In the Vivid mode targeting DCI-P3 we see a large hue shift in the magenta spectrum veering off too much towards blue. Blues themselves overshoot the DCI-P3 gamut and oversaturate all levels along the spectrum. This results in a dE2000 of 3.27 which is relatively disappointing. Indeed the P20 Pro comes by default in its Vivid mode and this can be slightly off-putting when you first hold the phone as things are wildly oversaturated.

SpectraCal CalMAN
Normal Mode (sRGB) - Vivid Mode (DCI-P3)
Huawei P20

On the P20 we see worse results in both modes; again these are measurements on the available presets in the settings configurations of the phones. Looking at both the sRGB and DCI-P3 results it looks like the main issue here is too much of a shift towards blue.

SpectraCal CalMAN
Normal Mode (sRGB) - Vivid Mode (DCI-P3)
Huawei P20 Pro

SpectraCal CalMAN
Normal Mode (sRGB) Huawei P20 Pro

SpectraCal CalMAN
Vivid Mode (DCI-P3) Huawei P20 Pro

In the GMB chart, the P20 Pro again performs superbly in the sRGB mode, while oversaturating towards blue again in the DCI-P3 mode.

SpectraCal CalMAN
Normal Mode (sRGB) - Vivid Mode (DCI-P3)
Huawei P20

SpectraCal CalMAN
Normal Mode (sRGB) Huawei P20
SpectraCal CalMAN
Vivid Mode (DCI-P3) Huawei P20

The small P20 fares no better in the GMB comparison and we see the same issue in as in the saturations chart: far too much blue shift, which overall gives the phone a bad results in its best pre-sets, coming in at dE2000 of 3.84 in sRGB and 3.78 in DCI-P3.

Display Power

I did a quick power measurement of the display efficiency between the two phones to put into context the promised improvements of the RGBW display of the P20 and also see how the P20 Pro AMOLED fares to Samsung’s own phones.

Screen Luminance Power Efficiency
100% APL / White @ 200nits
Device Screen Luminance Power
at 200cd/m²
Luminance Power (mW) /
Screen area (cm²)
P20 411 mW 4.86
Galaxy S9 563 mW 6.69
P20 Pro 601 mW 6.74
Galaxy S8 590 mW 7.01

At a fixed luminance of 200nits, the P20 consumed an active display luminance power (meaning total device power at 200 nits minus total device power at 0 nits) of 411mW. Dividing this by the screen area we get a normalised efficiency figure at this brightness level of 4.86mW/cm². This seems incredibly underwhelming as it’s no different, and actually worse than many LCD screens I’ve measured in the past. It’s possible that the fact that the P20 backlight has to emit a wide enough spectrum to cover DCI-P3, that it comes at a toll in terms of efficiency.

The P20 Pro has an active display luminance power of 601mW and a resulting efficiency of 6.74mW/cm² - just a margin off the figure I measured on the Galaxy S9 leading me to the conclusion that they must use the same generation emitters.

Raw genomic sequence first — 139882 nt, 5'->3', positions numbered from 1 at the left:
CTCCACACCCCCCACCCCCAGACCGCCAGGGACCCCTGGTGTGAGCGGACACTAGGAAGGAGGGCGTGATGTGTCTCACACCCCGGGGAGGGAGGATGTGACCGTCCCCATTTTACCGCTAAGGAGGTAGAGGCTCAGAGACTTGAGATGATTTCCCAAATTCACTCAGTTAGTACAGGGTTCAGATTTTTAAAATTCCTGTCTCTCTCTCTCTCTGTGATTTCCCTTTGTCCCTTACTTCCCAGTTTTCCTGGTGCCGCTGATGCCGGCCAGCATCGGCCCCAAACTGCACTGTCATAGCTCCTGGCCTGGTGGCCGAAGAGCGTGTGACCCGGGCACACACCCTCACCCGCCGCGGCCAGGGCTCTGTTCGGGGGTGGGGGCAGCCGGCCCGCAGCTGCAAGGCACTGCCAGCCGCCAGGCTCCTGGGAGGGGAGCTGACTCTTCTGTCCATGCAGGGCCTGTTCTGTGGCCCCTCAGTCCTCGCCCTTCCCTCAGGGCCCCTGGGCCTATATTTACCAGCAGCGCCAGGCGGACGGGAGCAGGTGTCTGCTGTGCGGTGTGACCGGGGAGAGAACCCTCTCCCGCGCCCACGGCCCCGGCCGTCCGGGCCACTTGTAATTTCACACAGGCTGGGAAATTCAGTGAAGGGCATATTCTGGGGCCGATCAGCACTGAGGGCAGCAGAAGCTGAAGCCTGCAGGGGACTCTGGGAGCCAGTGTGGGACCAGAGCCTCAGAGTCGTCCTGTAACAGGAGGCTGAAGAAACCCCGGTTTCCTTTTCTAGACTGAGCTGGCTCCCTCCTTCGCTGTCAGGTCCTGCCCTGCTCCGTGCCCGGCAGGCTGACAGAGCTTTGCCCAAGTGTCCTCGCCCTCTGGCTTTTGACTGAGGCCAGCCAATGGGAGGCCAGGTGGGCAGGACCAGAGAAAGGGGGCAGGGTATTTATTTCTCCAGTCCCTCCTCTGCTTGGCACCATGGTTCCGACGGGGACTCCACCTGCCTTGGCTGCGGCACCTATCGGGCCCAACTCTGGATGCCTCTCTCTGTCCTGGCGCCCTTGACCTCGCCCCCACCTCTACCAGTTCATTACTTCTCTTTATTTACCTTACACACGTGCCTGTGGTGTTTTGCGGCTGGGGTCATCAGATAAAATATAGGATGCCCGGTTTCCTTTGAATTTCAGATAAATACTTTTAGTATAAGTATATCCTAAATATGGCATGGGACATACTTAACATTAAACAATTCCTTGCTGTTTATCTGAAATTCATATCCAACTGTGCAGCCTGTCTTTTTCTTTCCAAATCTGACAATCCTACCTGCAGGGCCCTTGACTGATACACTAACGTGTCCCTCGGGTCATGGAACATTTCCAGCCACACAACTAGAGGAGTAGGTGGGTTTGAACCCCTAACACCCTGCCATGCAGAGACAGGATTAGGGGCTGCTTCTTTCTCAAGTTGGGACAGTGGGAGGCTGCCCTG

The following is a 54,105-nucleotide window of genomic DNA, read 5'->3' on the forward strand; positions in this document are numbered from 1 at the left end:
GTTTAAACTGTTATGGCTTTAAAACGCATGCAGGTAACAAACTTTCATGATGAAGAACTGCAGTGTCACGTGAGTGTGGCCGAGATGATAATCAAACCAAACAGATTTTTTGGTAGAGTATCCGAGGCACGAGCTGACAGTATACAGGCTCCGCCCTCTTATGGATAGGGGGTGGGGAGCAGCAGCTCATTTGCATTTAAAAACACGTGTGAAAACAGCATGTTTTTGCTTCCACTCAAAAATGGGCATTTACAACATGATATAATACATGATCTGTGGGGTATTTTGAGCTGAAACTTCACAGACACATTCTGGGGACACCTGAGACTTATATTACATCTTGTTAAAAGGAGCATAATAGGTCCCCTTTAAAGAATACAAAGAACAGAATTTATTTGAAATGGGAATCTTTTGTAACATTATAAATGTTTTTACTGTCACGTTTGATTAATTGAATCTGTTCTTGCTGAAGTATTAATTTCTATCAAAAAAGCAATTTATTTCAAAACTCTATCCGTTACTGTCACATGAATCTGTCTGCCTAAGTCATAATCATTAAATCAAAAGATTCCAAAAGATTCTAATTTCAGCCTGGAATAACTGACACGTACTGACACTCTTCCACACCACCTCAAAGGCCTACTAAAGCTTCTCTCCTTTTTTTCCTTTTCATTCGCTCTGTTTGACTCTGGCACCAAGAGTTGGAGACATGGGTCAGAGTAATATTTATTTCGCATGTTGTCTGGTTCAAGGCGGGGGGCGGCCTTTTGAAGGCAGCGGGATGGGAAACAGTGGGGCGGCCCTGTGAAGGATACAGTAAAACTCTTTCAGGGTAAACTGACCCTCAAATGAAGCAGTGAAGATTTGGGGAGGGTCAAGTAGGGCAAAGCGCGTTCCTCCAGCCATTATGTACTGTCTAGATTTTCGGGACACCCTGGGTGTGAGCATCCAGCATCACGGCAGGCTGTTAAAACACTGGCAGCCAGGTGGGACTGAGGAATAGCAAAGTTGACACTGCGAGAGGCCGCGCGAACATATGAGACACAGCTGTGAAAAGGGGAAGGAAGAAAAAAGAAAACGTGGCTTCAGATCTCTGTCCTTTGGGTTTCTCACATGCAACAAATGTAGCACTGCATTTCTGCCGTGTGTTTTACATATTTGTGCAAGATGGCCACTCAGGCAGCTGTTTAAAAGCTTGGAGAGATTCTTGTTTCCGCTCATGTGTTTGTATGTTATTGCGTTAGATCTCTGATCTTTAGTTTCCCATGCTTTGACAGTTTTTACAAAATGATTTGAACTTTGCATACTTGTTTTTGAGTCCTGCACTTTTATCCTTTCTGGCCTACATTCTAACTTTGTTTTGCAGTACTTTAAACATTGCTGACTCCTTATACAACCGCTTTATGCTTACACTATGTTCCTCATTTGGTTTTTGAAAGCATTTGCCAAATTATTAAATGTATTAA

What this means though is that who the more efficient display is will come down to the average picture level during daily usage. The P20 Pro’s crossover point into turning into the more efficient display would be at 70% APL, which is not an unreasonable figure at all. This seems to not have changed much at all from the figure from a few years ago so I do wonder what the true daily user average would be. I know for sure that darker interfaces will have absolutely significant improvements in battery life for the P20 Pro.

Overall, there’s two verdicts for the two devices at hand here:

The P20 was relatively disappointing in terms of colour accuracy as it didn’t come with sufficiently accurate presets. It’s possible to improve the default settings, but without calibration tools, the results will be subjective. The claimed power efficiency benefits of the RGBW subpixel layout in the LG panel haven’t materialised in actual measurements so I’m not too sure if it was a wise choice at all for Huawei to go with such a screen as there are noticeable screen sharpness regressions.

The P20 Pro screen fared a lot better in terms of colour accuracy; but only in the “normal” sRGB mode, as the DCI-P3 showcased uncorrectable oversaturation towards the blue spectrum. In terms of efficiency the panel matches Samsung's own devices so we have to assume that this is the best that AMOLED can currently offer.

Both devices offer great viewing angles – with the P20 Pro having an advantage here. Lastly, I think that both devices are stretching 1080p a bit too much. Again Huawei’s CEO seems to have strong opinions on this, in particular when it comes to the context of battery life, however for AMOLED devices I just don’t see this as a valid argument as we’ve seen the power impact between 1080 and 1440p is minimal.